Cook Islands Travel Guide
Immune to the usual tourism hype, the Cook Islands deserve the title of the “best kept secret in the Pacific.” Located halfway between Hawaii and New Zealand, they lie in the heart of enchanting Polynesia. 15 sandy enclaves, the Cook Islands are pure seclusion and a remote escape for paradise-seekers. Fringed by some of the most captivating beaches on the planet, these islands are the perfect hideout from the manic pace of the urban world.
Lapped by the seductive waters of the Pacific, the Cook Islands create a paradise that combine hypnotizing natural attractions with an idyllic climate and a rich Polynesian culture preserved by some of the friendliest and warmest people you’ll ever meet. The natives welcome outsiders with a smile and willingly allowing visitors to partake in the riches of their homeland and their thousand-year-old culture.
Rarotonga, the largest jewel of the Cook Islands, attracts the most guests with a mix of fine beaches, jungle and rugged mountains. While Rarotonga can single-handedly provide you an adventure-filled and memorable holiday, the other islands are also worth a wander. Aitutaki, for example, is notable for what’s “down below.” Under its hook-shaped landmass lies a vast coral lagoon filled with mesmerizing marine creatures from giant clams to all kinds of tropical fish.
Sprawling jungles, glorious beaches, underwater wonders, mystifying uninhabited islets, and a fascinating culture await travelers to the Cook Islands. Atiu’s limestone caves and fragrant coffee plantations — along with the traditional villages on the islands of Mangala, Mau’ke and Mitiaro and the black pearl fields of Manihiki and Penrhyn — are just some of the must-see attractions.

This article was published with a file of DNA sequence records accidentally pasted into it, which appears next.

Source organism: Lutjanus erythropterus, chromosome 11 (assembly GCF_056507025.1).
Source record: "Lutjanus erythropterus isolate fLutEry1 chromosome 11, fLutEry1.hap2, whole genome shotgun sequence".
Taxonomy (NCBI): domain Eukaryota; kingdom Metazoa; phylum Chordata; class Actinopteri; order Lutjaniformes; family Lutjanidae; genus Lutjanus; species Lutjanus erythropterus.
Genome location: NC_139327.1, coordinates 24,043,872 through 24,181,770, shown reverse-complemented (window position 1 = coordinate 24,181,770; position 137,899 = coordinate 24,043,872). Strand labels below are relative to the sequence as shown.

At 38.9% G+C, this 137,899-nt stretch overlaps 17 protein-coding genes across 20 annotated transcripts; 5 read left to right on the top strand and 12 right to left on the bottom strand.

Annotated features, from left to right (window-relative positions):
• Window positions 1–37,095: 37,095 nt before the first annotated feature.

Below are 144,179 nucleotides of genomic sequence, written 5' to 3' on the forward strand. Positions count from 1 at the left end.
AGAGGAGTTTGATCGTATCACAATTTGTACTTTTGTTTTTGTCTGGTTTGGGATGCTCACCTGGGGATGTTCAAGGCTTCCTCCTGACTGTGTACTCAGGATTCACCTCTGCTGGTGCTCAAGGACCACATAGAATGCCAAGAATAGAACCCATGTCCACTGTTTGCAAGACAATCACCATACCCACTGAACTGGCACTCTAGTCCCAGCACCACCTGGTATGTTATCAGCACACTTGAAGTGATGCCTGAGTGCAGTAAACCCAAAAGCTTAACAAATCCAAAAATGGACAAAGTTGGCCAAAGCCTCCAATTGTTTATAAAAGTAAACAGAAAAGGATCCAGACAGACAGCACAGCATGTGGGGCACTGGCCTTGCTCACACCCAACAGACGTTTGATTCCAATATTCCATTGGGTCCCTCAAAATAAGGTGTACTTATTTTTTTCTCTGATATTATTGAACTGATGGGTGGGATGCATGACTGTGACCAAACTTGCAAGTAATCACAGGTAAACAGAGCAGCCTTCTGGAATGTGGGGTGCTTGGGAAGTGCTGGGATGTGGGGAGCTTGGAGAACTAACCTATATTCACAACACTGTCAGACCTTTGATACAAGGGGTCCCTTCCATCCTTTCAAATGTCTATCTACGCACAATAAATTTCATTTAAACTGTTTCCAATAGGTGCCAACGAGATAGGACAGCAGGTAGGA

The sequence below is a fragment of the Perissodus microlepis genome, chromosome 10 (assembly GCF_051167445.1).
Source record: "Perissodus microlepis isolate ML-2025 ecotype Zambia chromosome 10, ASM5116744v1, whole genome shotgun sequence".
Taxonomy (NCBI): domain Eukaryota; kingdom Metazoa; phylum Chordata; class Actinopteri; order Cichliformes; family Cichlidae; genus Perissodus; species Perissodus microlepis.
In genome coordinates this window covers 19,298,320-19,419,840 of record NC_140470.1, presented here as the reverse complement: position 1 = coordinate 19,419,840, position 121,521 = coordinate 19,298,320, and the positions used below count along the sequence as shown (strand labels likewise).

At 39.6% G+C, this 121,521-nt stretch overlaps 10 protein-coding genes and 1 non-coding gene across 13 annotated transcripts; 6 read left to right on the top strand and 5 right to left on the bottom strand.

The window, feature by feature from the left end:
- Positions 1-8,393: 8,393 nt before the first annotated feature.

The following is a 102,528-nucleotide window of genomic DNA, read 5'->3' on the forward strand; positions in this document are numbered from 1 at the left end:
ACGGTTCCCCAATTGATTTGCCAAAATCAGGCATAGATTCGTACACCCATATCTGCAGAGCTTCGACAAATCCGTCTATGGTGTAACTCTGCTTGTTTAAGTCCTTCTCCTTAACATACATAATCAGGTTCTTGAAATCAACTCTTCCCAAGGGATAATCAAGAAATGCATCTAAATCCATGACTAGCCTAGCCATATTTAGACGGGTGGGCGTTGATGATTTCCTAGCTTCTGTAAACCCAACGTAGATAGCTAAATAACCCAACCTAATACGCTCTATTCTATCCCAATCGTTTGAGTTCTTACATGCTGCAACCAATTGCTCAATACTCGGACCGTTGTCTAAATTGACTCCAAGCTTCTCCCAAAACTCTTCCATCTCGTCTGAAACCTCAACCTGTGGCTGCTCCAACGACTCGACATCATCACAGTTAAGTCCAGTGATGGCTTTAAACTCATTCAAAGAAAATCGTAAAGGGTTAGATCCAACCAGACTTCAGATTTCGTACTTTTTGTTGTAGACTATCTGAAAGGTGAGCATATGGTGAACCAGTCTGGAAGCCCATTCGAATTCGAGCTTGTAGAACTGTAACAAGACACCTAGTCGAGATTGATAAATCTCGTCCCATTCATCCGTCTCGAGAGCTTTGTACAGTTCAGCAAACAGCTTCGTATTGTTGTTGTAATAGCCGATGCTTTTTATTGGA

It is very easy to find a quiet hideaway on any of the Cook Islands, many of which are practically unpopulated. The larger atolls like Rarotonga offer a mix of resorts, villas, hotels, bungalows, and a number of self-catering apartments that are steadily improving in terms of amenities and service to match the growing number of visitors. If you are looking for a beachside setting with scenic views, the options are endless as long as you book in advance. Whether you want an extravagant resort-style hotel or a more laid-back backpacker’s lodge, plan ahead because the secret is slowly getting out. Unfortunately, camping is unheard of, and pitching a tent on the beach is not allowed.
Rarotonga International Airport serves as the main gateway to the Cook Islands. Weekly direct flights arrive from Los Angeles, as well as other popular hubs like Fiji and Sydney, and there are daily connections to Auckland. Getting around the main islands is easy with plenty of taxis, car rentals, motor scooters, and bikes. Ferries to the more remote islands are reserved for the most intrepid travelers, as services can be weeks apart. Inter-island flights between Rarotonga and Aitutaki and others are available to serve curious island hoppers.
- Walk the Rarotonga trails laden with ancestral war paths, mountainous landscapes and reefs
- Take a pony trek to the site of the stunning Wigmore’s Waterfall (Papua Waterfall)
- Go game fishing offshore around Aitutaki
- Scuba dive to discover the underwater caves, canyons and deep ocean drops of spectacular dive sites like Papua Canyon, the Mataora Wreck and many more
- Whale watch during humpback season
- Embark on a boat tour or snorkel around the islands
- Visit sacred Marae sites
- Admire historic palaces and mission houses in Avarua
- Enjoy a scenic drive across the Avatiu and Takuvaine valleys